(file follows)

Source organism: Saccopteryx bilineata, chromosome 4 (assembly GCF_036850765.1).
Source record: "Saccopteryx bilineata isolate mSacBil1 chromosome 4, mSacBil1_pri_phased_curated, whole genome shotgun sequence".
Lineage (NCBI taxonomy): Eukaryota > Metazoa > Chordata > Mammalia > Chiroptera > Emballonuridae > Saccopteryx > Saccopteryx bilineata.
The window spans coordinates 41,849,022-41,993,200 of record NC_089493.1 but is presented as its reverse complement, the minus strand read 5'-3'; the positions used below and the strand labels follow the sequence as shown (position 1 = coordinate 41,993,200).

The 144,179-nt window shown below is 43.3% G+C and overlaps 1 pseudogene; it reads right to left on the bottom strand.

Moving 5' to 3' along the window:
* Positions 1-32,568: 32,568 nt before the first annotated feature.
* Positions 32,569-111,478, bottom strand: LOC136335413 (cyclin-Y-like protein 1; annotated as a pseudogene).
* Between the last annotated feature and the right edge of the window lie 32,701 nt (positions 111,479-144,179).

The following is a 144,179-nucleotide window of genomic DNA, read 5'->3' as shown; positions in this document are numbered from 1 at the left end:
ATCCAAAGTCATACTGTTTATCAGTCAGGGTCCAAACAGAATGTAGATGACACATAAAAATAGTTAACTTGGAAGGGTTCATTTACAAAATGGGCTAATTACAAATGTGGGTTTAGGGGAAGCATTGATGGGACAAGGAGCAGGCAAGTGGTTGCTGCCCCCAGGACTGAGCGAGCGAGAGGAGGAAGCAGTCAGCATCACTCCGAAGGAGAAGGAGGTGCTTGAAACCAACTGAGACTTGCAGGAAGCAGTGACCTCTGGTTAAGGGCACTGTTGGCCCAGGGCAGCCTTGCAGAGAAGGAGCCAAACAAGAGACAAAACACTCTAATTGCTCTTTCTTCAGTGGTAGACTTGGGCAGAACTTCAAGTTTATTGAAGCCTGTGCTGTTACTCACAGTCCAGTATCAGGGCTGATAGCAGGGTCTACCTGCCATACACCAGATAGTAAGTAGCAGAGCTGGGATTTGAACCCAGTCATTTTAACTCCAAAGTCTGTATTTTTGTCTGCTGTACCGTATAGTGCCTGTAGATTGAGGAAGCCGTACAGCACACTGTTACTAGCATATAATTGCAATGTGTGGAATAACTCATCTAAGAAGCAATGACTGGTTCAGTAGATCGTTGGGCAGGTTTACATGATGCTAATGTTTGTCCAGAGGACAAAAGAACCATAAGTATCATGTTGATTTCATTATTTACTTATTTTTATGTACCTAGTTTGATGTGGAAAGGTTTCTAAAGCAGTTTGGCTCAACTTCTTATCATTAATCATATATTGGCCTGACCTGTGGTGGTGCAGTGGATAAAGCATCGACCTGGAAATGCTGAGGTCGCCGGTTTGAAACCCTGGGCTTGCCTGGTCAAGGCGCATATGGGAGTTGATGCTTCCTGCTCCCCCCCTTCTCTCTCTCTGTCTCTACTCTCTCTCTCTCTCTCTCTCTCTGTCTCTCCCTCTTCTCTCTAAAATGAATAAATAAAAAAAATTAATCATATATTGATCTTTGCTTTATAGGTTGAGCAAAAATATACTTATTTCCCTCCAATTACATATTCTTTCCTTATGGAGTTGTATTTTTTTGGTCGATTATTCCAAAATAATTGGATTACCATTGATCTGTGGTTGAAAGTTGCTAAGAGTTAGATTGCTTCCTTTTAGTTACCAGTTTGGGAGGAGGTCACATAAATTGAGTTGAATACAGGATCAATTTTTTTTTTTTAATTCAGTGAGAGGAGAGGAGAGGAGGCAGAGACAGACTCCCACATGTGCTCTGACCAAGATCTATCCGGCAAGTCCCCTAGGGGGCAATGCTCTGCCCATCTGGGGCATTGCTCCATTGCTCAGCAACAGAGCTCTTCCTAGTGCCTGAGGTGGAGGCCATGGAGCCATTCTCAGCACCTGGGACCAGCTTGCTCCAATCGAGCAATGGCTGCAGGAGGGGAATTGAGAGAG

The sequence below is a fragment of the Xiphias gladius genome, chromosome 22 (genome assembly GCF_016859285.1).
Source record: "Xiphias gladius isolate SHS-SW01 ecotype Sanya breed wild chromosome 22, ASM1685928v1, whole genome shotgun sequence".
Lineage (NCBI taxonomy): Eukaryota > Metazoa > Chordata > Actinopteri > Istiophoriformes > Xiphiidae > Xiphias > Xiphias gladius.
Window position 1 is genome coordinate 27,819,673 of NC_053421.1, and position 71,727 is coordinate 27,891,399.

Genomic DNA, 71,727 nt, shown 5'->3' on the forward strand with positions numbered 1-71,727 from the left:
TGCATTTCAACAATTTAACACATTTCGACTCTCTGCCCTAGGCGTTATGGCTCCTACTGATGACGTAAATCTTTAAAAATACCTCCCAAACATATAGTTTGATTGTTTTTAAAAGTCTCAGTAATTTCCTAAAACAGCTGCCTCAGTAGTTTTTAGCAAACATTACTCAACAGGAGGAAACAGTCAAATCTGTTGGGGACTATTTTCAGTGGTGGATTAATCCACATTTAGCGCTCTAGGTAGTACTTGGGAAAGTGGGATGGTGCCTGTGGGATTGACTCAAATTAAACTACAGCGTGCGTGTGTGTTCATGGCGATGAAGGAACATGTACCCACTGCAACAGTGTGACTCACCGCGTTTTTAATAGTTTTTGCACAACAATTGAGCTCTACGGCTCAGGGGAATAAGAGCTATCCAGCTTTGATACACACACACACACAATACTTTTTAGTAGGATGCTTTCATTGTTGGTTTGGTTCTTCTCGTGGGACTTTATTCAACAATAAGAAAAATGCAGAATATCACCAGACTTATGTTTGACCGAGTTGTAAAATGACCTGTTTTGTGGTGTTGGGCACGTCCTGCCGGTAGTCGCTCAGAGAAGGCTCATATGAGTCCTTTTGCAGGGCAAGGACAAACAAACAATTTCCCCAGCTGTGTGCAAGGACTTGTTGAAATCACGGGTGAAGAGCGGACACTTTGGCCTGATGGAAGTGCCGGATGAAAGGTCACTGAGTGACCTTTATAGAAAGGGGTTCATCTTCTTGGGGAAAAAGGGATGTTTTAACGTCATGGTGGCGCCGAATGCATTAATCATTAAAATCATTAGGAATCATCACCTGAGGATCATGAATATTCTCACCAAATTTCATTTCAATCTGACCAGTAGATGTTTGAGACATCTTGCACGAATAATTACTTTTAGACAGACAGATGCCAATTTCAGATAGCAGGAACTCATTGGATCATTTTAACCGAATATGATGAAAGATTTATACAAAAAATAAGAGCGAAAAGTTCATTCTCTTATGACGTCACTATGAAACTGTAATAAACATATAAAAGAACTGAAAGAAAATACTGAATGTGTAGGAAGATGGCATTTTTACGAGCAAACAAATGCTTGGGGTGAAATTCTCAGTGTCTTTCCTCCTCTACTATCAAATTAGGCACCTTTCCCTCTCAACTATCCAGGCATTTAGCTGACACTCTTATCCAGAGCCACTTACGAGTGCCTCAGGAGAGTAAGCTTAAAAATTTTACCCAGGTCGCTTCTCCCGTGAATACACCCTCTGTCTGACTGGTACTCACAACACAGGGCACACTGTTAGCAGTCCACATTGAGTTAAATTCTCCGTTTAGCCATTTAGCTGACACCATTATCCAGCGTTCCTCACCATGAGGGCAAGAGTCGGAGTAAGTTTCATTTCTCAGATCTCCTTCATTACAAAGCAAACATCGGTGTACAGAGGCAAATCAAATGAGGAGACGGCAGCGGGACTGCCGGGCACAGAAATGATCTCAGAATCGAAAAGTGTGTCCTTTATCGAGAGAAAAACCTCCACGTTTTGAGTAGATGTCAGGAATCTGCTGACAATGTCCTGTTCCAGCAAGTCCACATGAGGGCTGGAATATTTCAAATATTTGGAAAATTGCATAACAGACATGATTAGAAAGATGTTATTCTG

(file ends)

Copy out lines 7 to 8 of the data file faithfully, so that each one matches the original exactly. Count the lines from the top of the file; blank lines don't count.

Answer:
* Positions 1-32,568: 32,568 nt before the first annotated feature.
* Positions 32,569-111,478, bottom strand: LOC136335413 (cyclin-Y-like protein 1; annotated as a pseudogene).